The origins of the multiple and varied uses of the hat are as vast as the styles and variations of the hat itself.
From ancient times, the utilitarian uses of covering the head to protect from dirt, vermin, and disease, as well as from heat or cold, to religious and status symbols, the head covering has had many interpretations.

Some Biblical references are interpreted to require men to not enter a holy place with their head covered in order to allow free flow of divine guidance into their mind. During medieval times, a knight who didn’t remove his helmet indoors could be killed instantly, on the grounds he was a potential assassin.
In most monarchies, royals still wear a head covering as a symbol of status. As a show of respect, removing ones hat in the presence of someone of higher standing has been practiced since the renaissance.

As fashion evolved it dictated a new form of this show of greeting and respect. … Emerge … the “hat tip.” By raising your hand to your hat brim, along with the appropriate depth of a nod, a proper greeting with show of respect was achieved without fully removing ones hat. This custom was capitalized upon by military regimes who later shortened this to the brim salute.

Beyond symbolism and fashion, hats as a clothing article can be misunderstood. Humans lose approximately 10% of body heat through their head and rely on the nervous system in their head to be the body’s thermostat. Although it is largely a myth that going outside with wet hair will make you sick, an immune system weakened by working overtime to replace lost heat could make you more subject to contracting a virus.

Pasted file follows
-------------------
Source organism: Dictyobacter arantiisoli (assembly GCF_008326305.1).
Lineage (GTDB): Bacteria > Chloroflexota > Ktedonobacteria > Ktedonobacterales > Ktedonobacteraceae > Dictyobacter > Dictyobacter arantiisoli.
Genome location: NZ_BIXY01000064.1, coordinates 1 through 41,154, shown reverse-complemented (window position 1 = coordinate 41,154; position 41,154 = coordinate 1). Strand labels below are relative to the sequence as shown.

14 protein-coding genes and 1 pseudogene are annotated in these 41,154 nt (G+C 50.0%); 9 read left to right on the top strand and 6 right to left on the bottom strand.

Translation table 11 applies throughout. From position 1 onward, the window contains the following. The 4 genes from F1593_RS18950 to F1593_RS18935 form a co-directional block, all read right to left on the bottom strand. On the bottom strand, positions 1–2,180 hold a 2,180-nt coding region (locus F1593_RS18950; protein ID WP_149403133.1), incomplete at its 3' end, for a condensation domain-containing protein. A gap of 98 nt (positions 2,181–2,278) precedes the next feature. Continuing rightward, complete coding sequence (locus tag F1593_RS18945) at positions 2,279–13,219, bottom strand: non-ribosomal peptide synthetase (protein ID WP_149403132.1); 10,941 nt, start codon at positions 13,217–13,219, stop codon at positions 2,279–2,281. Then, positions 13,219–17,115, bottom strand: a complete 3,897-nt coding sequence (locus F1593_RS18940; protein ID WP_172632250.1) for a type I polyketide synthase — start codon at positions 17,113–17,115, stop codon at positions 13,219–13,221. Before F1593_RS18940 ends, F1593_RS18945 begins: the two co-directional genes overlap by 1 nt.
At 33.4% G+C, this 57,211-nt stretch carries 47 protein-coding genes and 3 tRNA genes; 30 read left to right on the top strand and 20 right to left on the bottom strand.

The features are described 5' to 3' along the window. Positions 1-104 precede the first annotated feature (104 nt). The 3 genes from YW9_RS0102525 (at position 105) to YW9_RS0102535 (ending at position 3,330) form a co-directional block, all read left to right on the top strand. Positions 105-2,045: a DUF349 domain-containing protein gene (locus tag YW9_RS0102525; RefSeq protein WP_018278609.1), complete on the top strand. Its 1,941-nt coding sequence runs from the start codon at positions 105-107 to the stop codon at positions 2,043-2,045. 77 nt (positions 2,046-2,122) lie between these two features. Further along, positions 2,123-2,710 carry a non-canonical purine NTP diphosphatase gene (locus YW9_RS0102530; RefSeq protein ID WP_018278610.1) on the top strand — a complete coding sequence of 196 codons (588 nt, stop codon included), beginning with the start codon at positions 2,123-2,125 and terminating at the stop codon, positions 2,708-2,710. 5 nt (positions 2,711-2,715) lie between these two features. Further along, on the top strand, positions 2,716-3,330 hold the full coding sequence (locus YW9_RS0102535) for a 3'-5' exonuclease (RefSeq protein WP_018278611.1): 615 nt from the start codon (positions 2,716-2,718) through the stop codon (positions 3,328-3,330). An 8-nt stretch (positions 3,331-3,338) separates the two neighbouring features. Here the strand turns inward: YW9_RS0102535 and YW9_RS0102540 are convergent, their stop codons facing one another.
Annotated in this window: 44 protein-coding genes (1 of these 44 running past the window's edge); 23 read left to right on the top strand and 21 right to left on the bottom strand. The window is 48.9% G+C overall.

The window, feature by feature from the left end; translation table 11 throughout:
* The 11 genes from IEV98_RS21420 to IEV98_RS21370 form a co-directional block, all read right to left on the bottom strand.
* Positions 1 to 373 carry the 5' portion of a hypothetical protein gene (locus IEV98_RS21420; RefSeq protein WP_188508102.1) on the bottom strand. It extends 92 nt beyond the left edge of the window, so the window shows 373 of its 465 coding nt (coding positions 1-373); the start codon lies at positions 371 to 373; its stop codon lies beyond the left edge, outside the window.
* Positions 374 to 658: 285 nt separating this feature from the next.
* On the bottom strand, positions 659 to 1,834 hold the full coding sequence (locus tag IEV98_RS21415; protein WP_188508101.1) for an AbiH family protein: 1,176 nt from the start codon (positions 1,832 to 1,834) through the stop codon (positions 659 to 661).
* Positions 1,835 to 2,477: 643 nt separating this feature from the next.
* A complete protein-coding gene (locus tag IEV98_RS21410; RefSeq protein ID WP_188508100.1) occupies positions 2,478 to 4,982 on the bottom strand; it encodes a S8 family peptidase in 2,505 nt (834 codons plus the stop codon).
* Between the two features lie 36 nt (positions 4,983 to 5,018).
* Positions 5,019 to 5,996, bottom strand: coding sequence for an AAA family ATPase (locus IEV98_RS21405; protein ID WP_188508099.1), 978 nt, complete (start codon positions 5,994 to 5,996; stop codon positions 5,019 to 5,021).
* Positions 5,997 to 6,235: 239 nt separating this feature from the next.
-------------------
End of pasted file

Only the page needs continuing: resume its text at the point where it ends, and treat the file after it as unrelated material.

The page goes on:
If a hair dryer is used after a swim at the gym it could be counter-productive without the help of a hat. If the body is heated during a workout and then the head is heated by a blow dryer, the natural thermostats in the head could be short circuited, letting the body continue to release heat. Once the body is exposed to colder outside temperatures, there isn’t time to regenerate valuable body heat that protects vital organs and immune system strength.

This is especially important in infants. Babies do not develop the ability to regulate their body temperatures until they’re toddlers. They don’t have the ability to shiver, so they can’t warn caregivers of lower body temperatures indicating the need to warm vital organs. Their heads are specifically sensitive to cold as the human thermostats that regulates body temp is not yet fully developed.

The humble hat for health, fashion, and social status is a powerful tool. By removing it at the dinner table, or in church, or at formal events, this simple gesture can deliver a display of respect to elders, peers or new-found interests. It can’t totally spare you from a winter cold, but can maintain overall health and most importantly, it is the simplest way to protect your baby from potentially severe consequences of the cold. This season’s reminder, pull on the hat (or a hooded coat) when headed outdoors, most certainly on your infant. It’s a tip worth living well by.